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Thinking Big Puts Bayhealth and Its Simulation Leader in the Spotlight
Bayhealth’s simulation training leader Sarah Beebe, PhD, CNM, WHNPr, CHSE, has stepped into the spotlight again, after Delaware News Journal recently named her one of Delaware's Most Influential People for 2023.
The importance of Dr. Beebe’s role in leading the newly opened PCOM (Philadelphia College of Osteopathic Medicine) Simulation Center at Bayhealth was cited in the newspaper’s recognition statement.
The News Journal noted: “Beebe is set to make a big difference in how Delaware's doctors are trained, as well as play a role in bringing more health care providers to Kent and Sussex counties.”
A southern Delaware native, Dr. Beebe underscores the importance of the simulation center to the area and embraces her own role as Graduate Medical Education Simulation Lab Program Manager in helping to increase the number of well-trained providers in Delaware.
“Our residency program provides a pipeline for more providers in the state,” she said, adding proudly that the training programs she runs at the center are for both medical residents and current Bayhealth clinicians.
“Any of our clinicians can learn in this space,” said Dr. Beebe, noting that nurses are frequently using the center to train. “We’re working toward increased patient safety and achieving excellence of care at Bayhealth, and that effort includes all clinicians here.”
Dr. Beebe said that the center’s state-of-the-art equipment is what sets Bayhealth apart from other hospital systems in the area.
“That equipment is special for a hospital of our size,” said Dr. Beebe, emphasizing that, although Bayhealth is a community health system, it offers the same depth of simulation resources of a larger teaching facility.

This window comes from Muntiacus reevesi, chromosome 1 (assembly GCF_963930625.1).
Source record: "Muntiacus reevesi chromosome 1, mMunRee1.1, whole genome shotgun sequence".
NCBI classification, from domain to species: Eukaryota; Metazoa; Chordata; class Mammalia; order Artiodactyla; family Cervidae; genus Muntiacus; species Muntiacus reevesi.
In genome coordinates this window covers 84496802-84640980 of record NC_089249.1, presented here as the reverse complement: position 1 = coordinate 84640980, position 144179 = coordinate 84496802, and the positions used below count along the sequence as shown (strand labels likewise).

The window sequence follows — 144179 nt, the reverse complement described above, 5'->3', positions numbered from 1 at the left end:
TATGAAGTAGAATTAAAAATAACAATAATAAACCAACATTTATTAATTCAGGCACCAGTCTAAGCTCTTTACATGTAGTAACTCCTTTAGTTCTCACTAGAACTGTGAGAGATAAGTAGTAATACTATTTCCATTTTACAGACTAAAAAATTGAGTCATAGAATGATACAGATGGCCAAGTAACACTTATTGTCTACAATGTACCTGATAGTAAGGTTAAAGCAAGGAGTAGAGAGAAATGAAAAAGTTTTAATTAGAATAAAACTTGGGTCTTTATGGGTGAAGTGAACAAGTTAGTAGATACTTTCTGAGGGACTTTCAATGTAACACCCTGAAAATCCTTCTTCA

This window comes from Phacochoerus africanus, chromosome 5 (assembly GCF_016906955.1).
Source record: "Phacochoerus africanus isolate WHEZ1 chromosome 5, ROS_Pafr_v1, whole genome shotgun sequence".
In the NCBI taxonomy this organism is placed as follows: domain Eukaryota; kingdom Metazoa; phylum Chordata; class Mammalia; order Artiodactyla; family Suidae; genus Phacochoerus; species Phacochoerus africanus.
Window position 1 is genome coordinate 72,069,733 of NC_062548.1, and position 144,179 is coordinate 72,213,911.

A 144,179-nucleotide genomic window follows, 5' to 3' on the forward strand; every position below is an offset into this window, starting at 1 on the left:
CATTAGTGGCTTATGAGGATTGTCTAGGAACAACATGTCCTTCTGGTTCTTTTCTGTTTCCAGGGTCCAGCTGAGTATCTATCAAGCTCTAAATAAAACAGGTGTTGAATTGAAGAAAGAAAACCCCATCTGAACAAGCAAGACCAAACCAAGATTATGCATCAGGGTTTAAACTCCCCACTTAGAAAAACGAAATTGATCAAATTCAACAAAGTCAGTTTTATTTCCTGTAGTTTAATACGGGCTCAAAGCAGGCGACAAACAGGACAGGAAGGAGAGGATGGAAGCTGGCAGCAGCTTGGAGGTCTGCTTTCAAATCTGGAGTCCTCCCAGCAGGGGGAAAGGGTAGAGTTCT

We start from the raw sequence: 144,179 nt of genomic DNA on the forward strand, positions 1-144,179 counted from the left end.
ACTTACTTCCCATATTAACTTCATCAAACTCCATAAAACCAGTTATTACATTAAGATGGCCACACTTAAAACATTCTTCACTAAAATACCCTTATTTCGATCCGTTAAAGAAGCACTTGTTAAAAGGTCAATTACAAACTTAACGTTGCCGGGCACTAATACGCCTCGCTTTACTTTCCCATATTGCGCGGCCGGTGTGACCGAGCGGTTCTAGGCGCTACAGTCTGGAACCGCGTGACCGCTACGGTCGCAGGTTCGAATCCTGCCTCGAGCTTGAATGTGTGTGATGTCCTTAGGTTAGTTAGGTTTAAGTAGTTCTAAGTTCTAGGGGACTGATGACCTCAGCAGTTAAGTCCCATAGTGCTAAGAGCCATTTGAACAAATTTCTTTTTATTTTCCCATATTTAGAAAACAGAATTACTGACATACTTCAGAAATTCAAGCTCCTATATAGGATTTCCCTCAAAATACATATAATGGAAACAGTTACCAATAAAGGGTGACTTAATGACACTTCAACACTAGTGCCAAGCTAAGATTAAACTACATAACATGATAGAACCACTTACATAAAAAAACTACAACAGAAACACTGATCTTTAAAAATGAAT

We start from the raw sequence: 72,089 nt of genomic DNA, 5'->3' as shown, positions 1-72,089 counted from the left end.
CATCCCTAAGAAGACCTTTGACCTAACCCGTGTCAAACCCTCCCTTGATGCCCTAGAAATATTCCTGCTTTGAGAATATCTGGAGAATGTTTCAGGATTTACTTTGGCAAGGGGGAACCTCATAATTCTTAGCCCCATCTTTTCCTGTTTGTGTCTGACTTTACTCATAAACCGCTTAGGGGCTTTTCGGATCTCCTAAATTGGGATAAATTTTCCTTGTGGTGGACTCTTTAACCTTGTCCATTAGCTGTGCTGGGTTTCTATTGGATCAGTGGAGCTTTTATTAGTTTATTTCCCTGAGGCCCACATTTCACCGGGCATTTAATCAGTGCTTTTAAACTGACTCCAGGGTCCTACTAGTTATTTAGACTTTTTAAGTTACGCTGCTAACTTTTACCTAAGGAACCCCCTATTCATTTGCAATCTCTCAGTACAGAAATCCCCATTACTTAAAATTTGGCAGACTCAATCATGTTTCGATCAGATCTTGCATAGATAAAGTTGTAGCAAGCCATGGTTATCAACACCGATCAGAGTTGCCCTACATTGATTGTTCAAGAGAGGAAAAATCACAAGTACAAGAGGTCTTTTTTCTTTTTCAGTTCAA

Dr. Beebe expressed her pride in the latest developments at the center in terms of new equipment, personnel, residents, and recognition. She noted the following:
- The center’s newest addition is a surgical cut suit that allows realistic surgery practice for clinicians. Worn by a human or manikin, it’s made of silicone and has a layer of Kevlar® to protect human skin.
- In April, the center will add a second employee to the roster — Dan Wagner, who comes to the center from Nursing Education. He will be the Simulation Operations Specialist (and will handle operations and the technical aspects of the center).
- This summer, for the first time, Bayhealth and the center will host Emergency Medicine residents, adding to its General Surgery, Internal Medicine, and Family Medicine residencies.
- And, by summer’s end, Dr. Beebe anticipates the center’s achieving provisional accreditation (typical for a new center), following a site visit by the Society of Simulation in Healthcare (SSH).
What inspires Dr. Beebe as she drives the center forward are the many goals that simulation training can achieve.
“In addition to offering clinician training, we’re using the simulation center to trial new processes and procedures, to test current processes, and to improve patient care,” said Dr. Beebe.
She gave the example of collaborating with the nurses of the soon-to-open Bayhealth Total Care.
“Dan Wagner and I have been working with the nurses to figure out what processes and procedures need to be practiced before the doors open. We will be able to troubleshoot specific patient scenarios and make changes based on that practice, before the first patient arrives — saving time, money, and improving patient safety.”
See the 2022 story announcing the opening of the PCOM Simulation Center at Bayhealth and Dr. Beebe’s leadership:
New Simulation Center at Bayhealth Elevates Training and Patient Safety